MILAN, July 22 (Reuters) - The head of UniCredit on Wednesday said Italy's biggest bank was not interested in mergers and that it was unclear whether the coronavirus crisis would drive consolidation in European banking in general.
In an interview with Euromoney carried out over Zoom, UniCredit CEO Jean Pierre Mustier dismissed as "fantasy" recent media speculation about possible tie-ups involving UniCredit.
"We've said and we've been very clear no M&A at UniCredit," he said.
The prospect of mounting loan losses caused by COVID-19 and a more favourable regulatory stance towards M&A have raised expectations other deals could follow a takeover bid by Intesa Sanpaolo's for rival UBI Banca.
Mustier, who has explored potential cross-border tie-ups for UniCredit in the past, urged caution on the subject, saying there had to be clear scope for synergies and that the full impact of the crisis on different banks was still unclear.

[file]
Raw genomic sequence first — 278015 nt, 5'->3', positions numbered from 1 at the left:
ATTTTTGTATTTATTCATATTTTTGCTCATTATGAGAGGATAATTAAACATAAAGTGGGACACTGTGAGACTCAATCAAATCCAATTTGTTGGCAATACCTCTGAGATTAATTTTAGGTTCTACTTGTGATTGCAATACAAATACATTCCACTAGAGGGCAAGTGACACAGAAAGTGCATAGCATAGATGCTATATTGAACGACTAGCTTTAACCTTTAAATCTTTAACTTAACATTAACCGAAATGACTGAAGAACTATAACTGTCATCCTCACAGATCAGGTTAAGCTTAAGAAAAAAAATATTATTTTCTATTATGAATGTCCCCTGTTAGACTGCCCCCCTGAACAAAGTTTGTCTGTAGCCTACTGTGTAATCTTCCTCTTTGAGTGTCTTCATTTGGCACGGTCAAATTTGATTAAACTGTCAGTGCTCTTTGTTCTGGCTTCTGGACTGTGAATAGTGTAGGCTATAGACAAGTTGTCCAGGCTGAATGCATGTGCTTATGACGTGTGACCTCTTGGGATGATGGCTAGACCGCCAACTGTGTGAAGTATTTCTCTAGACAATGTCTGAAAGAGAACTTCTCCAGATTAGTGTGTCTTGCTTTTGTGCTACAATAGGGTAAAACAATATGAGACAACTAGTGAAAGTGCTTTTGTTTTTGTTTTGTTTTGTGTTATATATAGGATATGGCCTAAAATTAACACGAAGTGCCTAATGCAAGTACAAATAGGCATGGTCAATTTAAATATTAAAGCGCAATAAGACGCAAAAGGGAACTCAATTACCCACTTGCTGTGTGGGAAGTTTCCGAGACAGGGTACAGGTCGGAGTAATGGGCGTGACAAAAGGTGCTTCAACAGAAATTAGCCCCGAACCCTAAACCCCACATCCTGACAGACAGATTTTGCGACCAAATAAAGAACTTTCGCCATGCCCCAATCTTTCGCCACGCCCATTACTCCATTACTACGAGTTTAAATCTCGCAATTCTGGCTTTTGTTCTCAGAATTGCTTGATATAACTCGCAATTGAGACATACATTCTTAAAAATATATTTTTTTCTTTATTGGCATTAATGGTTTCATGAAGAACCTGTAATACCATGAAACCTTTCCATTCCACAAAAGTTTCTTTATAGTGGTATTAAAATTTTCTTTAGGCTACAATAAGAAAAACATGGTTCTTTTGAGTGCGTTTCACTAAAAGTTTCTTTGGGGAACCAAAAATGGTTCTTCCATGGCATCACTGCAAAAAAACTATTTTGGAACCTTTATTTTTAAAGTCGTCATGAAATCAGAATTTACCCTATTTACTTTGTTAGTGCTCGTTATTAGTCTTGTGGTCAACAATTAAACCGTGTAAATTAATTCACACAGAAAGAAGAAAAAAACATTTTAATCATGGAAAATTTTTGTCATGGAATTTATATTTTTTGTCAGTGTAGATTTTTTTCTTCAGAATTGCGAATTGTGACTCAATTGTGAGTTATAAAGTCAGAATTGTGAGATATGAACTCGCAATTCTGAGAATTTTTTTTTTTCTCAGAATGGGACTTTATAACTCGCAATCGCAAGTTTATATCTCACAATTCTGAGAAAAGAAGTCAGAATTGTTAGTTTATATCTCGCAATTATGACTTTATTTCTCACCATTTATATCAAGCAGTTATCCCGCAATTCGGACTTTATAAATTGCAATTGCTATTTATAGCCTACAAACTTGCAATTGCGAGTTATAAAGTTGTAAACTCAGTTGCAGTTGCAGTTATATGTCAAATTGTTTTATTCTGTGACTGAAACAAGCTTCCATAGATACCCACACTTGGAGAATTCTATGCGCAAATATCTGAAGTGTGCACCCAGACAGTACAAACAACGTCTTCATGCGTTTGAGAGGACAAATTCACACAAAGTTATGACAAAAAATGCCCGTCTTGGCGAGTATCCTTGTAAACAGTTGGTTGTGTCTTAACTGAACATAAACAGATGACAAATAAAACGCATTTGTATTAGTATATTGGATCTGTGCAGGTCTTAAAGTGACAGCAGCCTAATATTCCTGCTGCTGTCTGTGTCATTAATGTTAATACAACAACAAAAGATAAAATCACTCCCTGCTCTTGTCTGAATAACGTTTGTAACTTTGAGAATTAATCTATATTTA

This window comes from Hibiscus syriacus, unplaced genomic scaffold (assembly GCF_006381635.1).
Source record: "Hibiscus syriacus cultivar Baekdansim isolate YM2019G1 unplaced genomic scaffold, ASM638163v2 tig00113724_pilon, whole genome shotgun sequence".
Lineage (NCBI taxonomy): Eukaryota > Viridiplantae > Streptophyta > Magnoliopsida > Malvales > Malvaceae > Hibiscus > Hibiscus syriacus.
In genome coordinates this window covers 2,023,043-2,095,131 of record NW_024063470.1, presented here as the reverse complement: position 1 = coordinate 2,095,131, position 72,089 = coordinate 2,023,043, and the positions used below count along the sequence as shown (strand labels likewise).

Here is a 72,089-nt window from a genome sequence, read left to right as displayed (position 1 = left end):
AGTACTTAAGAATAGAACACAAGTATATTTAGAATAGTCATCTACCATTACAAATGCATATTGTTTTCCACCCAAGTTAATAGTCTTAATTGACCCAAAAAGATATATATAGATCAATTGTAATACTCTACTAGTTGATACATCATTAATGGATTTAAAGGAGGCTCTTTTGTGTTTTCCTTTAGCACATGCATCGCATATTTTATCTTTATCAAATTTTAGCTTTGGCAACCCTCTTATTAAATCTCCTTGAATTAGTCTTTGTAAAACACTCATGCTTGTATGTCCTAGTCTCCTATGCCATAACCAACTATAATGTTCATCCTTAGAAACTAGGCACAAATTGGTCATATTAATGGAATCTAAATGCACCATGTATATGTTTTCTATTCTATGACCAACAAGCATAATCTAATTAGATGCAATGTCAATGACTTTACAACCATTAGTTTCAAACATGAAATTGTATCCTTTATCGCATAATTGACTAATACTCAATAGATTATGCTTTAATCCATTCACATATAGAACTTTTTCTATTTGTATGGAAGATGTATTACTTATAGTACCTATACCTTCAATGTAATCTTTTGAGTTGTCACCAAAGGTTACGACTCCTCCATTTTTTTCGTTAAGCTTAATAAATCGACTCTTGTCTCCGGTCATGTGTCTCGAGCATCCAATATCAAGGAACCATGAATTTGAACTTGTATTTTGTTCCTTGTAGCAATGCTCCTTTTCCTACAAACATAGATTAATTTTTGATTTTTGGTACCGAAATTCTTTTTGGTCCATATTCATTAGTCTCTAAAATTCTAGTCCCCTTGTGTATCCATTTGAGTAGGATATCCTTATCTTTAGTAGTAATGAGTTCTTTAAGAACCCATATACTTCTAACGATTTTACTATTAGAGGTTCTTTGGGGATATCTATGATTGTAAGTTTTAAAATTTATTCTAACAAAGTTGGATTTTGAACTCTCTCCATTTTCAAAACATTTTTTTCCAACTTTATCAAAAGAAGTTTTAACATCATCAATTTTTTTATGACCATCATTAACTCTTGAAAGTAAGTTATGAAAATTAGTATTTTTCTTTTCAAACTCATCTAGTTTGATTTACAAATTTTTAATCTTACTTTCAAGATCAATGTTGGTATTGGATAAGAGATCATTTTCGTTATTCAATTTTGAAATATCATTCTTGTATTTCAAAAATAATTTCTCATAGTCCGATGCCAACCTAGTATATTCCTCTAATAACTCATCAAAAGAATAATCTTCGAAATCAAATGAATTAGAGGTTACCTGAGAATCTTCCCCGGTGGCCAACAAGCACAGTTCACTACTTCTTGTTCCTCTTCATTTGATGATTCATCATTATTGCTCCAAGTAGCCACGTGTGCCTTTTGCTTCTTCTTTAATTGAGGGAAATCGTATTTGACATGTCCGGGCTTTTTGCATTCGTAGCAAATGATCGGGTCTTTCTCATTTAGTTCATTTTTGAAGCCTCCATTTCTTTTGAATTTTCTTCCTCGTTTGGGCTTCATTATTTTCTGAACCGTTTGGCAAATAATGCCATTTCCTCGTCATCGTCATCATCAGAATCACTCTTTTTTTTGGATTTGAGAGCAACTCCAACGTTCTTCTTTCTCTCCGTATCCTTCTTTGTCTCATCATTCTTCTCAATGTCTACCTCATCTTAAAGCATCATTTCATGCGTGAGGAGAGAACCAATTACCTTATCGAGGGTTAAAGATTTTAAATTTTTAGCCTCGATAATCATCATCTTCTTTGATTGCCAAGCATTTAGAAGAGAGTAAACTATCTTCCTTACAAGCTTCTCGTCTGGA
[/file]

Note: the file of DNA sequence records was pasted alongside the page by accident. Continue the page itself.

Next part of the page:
"There is a lot of uncertainty on what should be the provisioning levels of different banks ... I'm not sure COVID-19 will speed up domestic or cross border M&A," he said.
European banks are estimated to face up 400 billion euros ($463 billion) in loan losses in the next three years due to the coronavirus outbreak.
Andrea Enria, the European Central Bank's chief supervisor, has said the expected hit to banks' profitability creates room for M&A.
In a guide published this month and open for consultation until Oct. 1, the ECB has provided clarifications which are also seen favouring bank mergers in the euro zone.
But Mustier, who heads the European Banking Federation, said the regulator's stance towards M&A was neutral.
He said share buybacks were an efficient way to reward shareholders "with zero execution risk" once a ban on dividend distribution and share buybacks was lifted and called for the regulator to provide a medium-term outlook in relation to the ban.
ECB sources have told Reuters the recommendation not to pay dividends will be renewed. ($1 = 0.8634 euros) (Reporting by Valentina Za, editing by Giulia Segreti and Jane Merriman)